A few weekends ago, I read both Bitterblue and The Girl of Fire and Thorns — two terrific YA fantasy novels — and I was struck by how far YA fantasy has come over the past several decades from a feminist perspective. Specifically, I was thinking about the books that I read 20 years ago (Robin McKinley was my favorite, but I also read Patricia McKilip, Meredith Pearce, Tamora Pierce, Patricia C. Wrede, and many others).
The fantasy heroines I read growing up took action. They could hold their own with the boys, both mentally and physically. Still, most of the protagonists were white, with regular builds, and they were attractive in their own way, even if they weren’t traditionally beautiful. Many of these stories end happily every after, with the heroine finding a true love who accepts her as she is. I loved these books and still do. They were a huge step forward, and many of them played with genres and stereotypes and subverted them in fun and awesome ways.
What I like in Kristin Cashore’s books (beyond her excellent world-building and the stories themselves) is that her main characters, Bitterblue, Katsa, and Fire, all make entirely different choices in their relationships. Although they find love, their relationships also cause problems that the couples have to find ways of resolving while staying true to themselves — which means the relationships are not happy endings but part of a complex journey, as in real life. Depending on the characters’ situations, marriage may not work, although it’s certainly a possibility and a valid choice. Her main characters are trying to balance their vocations and ideas of self and personhood with their relationships.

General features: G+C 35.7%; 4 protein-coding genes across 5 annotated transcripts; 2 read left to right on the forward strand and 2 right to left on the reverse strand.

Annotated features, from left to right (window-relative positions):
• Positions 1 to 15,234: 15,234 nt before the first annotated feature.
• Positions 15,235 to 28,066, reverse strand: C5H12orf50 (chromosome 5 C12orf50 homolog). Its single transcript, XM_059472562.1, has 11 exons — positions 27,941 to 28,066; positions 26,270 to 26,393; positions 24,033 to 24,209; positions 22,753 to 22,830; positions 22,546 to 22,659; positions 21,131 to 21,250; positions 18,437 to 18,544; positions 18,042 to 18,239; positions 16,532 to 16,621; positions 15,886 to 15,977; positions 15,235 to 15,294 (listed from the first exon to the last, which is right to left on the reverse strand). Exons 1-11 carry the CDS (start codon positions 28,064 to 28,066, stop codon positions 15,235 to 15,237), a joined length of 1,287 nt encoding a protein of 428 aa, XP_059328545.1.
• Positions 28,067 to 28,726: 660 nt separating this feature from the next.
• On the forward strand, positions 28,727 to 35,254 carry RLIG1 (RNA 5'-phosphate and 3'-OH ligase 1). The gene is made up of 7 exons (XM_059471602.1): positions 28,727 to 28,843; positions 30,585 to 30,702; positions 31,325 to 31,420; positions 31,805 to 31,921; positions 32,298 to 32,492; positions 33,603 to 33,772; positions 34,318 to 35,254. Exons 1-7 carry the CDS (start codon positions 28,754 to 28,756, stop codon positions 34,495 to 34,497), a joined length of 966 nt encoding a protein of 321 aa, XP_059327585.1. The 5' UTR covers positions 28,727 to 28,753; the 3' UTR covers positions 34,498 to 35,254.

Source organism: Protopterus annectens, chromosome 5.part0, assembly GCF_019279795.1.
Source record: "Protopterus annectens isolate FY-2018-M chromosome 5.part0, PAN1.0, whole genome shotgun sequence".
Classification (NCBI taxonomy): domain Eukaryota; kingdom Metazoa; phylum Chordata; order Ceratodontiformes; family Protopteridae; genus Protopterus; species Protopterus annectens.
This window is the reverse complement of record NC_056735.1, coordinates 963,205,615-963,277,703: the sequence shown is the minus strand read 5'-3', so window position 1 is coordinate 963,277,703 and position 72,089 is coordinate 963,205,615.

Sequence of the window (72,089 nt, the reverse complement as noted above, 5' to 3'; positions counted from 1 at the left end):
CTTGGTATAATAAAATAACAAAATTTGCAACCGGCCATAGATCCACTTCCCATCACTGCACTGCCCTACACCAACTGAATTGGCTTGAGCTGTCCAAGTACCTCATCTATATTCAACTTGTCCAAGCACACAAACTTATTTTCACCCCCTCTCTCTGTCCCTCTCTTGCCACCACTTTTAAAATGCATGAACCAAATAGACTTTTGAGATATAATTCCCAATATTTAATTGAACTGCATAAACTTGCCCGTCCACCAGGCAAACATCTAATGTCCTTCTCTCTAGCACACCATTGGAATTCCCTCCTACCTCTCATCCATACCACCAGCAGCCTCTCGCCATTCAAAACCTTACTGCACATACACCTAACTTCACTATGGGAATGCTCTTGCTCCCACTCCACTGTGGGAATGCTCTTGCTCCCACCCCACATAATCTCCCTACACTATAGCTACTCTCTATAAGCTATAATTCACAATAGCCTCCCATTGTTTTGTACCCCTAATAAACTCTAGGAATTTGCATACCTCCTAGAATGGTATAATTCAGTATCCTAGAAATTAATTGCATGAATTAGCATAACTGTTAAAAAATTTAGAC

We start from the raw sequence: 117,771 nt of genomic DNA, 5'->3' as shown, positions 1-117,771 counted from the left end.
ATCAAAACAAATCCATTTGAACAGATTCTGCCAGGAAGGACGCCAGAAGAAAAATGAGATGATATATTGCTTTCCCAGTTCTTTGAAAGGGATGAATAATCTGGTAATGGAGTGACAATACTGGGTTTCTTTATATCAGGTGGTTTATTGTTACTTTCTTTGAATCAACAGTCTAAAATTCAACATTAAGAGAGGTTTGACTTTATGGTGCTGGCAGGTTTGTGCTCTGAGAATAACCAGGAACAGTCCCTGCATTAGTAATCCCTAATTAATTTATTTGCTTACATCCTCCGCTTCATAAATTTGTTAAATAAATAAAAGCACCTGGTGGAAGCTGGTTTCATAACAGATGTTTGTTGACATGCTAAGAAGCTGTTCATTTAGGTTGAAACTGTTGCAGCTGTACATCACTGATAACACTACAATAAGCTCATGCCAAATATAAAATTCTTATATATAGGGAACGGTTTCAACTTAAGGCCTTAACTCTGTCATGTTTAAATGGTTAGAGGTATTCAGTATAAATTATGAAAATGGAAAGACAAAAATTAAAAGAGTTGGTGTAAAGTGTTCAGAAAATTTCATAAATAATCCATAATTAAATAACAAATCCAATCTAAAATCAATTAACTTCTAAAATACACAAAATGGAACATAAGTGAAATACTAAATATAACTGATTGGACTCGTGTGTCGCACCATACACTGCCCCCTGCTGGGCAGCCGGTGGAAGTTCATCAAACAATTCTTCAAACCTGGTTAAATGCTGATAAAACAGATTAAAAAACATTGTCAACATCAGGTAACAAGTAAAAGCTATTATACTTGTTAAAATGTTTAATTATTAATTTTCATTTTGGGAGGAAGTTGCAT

Elisa, of The Girl of Fire and Thorns, shows how YA fantasy has changed in another way. She is obese, and while she becomes physically strong over the course of the story, she doesn’t magically lose all of her weight and suddenly fit Western standards of beauty. I think in another time, the story would have been Alodia’s — Elisa’s competent, bright, and beautiful elder sister who is going to inherit their father’s throne. From Elisa’s perspective, Alodia sounds like superwoman — and of course Alodia would face several challenges before she won her kingdom and true love — but today, Elisa can tell her own story. The novel is also set in a world that sounds like an alternate, fantasy version of Latin America, so the characters have black hair and brown skin, again, stepping outside of Western beauty standards.
Taking a quick jump into feminist theory, it’s as though we had second wave YA feminist fiction and are now in the third wave, where children and adolescents can encounter a wide range of possibilities regarding what a girl can do and who she can be and what choices she may have. Writing a strong female character used to be subversion — like writing an Indian American character who was dealing with cross-cultural issues was multiculturalism. Now, feminism doesn’t simply equal “strong girl” and diversity isn’t just a non-white character explaining cultural differences — YA fantasy is reflecting our messy, mixed culture right back to us and giving us new ways of discussing and exploring contemporary issues of gender politics, race, identity, disability politics, and all sorts of other stuff.
In other words, it’s an exciting time to read and to write in this space.